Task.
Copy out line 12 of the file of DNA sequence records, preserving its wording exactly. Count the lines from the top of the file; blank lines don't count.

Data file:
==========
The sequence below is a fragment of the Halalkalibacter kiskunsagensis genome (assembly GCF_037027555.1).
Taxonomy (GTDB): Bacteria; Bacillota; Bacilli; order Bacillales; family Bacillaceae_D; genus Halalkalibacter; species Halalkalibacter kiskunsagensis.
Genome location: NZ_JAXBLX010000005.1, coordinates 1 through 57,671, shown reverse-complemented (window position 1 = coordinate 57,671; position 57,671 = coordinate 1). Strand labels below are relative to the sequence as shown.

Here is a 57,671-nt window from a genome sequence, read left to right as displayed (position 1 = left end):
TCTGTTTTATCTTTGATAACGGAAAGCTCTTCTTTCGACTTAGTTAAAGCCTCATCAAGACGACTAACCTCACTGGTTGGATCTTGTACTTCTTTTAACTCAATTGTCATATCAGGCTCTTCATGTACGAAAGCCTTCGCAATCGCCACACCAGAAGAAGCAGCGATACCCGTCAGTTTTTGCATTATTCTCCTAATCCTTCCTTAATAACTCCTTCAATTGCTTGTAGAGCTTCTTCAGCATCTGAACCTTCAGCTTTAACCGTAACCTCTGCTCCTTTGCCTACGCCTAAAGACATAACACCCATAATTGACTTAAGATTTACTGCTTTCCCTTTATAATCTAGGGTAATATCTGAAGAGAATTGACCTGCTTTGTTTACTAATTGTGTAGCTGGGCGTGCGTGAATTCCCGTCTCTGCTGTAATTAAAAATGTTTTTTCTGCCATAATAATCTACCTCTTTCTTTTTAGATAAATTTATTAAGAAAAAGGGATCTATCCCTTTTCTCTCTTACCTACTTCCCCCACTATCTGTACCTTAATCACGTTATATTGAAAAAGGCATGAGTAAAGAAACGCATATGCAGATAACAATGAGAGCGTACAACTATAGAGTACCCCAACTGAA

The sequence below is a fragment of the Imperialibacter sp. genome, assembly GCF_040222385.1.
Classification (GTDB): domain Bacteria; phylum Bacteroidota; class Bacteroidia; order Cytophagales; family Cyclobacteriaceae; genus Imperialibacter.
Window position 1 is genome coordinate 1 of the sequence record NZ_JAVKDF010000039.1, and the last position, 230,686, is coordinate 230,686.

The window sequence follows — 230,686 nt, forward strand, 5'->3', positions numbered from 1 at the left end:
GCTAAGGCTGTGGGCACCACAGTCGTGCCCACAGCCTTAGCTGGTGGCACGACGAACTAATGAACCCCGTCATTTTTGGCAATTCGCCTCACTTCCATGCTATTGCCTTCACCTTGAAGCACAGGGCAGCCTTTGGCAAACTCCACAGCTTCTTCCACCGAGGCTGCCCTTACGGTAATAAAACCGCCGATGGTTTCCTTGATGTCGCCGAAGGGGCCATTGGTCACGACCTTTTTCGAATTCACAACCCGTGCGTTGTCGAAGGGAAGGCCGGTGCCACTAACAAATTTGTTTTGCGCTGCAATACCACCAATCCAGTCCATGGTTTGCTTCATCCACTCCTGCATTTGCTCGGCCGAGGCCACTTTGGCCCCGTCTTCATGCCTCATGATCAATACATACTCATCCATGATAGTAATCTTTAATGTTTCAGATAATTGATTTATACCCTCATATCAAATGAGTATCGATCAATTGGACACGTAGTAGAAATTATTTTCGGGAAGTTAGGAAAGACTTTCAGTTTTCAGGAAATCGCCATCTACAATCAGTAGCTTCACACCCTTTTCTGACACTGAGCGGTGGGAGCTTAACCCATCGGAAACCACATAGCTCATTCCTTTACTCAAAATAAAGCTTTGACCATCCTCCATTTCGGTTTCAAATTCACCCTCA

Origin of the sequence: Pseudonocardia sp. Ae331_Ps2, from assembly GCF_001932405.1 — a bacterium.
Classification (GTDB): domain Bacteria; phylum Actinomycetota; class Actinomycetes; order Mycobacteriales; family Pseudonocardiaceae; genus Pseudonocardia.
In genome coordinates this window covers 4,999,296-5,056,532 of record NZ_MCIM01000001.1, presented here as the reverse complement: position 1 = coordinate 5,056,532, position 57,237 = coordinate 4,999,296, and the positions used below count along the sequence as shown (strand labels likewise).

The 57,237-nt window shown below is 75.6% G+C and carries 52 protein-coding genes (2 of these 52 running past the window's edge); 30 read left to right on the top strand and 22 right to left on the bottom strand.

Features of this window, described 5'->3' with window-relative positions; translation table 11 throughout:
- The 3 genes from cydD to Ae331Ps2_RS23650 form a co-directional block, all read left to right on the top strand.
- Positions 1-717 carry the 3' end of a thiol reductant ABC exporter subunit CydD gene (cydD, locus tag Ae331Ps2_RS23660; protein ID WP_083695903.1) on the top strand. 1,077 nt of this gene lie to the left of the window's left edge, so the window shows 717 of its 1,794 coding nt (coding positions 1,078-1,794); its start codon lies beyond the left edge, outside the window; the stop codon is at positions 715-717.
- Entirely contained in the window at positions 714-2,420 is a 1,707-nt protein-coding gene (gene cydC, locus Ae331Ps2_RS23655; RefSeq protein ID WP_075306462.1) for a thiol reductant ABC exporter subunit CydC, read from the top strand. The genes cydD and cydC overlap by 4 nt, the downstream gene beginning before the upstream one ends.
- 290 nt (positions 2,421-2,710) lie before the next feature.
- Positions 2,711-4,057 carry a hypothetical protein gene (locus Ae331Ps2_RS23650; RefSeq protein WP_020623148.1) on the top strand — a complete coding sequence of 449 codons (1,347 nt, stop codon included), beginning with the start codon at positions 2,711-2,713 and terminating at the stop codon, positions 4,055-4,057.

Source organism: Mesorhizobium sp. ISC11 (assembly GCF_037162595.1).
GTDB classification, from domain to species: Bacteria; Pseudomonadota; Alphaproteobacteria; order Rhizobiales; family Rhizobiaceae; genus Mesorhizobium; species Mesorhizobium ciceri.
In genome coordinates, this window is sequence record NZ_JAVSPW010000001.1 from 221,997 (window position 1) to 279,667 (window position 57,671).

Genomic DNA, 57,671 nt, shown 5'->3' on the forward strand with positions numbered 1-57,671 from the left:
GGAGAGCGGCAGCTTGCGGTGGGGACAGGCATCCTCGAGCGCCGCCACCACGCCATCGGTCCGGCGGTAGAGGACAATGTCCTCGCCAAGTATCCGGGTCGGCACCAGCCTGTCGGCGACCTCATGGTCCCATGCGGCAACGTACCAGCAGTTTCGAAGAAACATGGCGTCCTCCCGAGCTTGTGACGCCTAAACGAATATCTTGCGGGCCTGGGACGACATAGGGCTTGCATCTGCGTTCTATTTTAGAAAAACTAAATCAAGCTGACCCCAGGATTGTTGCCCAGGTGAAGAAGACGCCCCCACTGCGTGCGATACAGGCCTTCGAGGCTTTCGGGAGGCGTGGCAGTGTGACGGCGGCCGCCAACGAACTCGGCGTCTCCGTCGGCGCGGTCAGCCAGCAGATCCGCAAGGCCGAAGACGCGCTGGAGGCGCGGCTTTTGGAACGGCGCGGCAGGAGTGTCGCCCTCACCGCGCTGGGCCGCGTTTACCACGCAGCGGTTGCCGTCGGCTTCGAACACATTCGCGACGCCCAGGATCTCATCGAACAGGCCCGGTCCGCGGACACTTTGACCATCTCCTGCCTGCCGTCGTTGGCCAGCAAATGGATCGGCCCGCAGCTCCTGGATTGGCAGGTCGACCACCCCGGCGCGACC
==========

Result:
Classification (GTDB): domain Bacteria; phylum Actinomycetota; class Actinomycetes; order Mycobacteriales; family Pseudonocardiaceae; genus Pseudonocardia.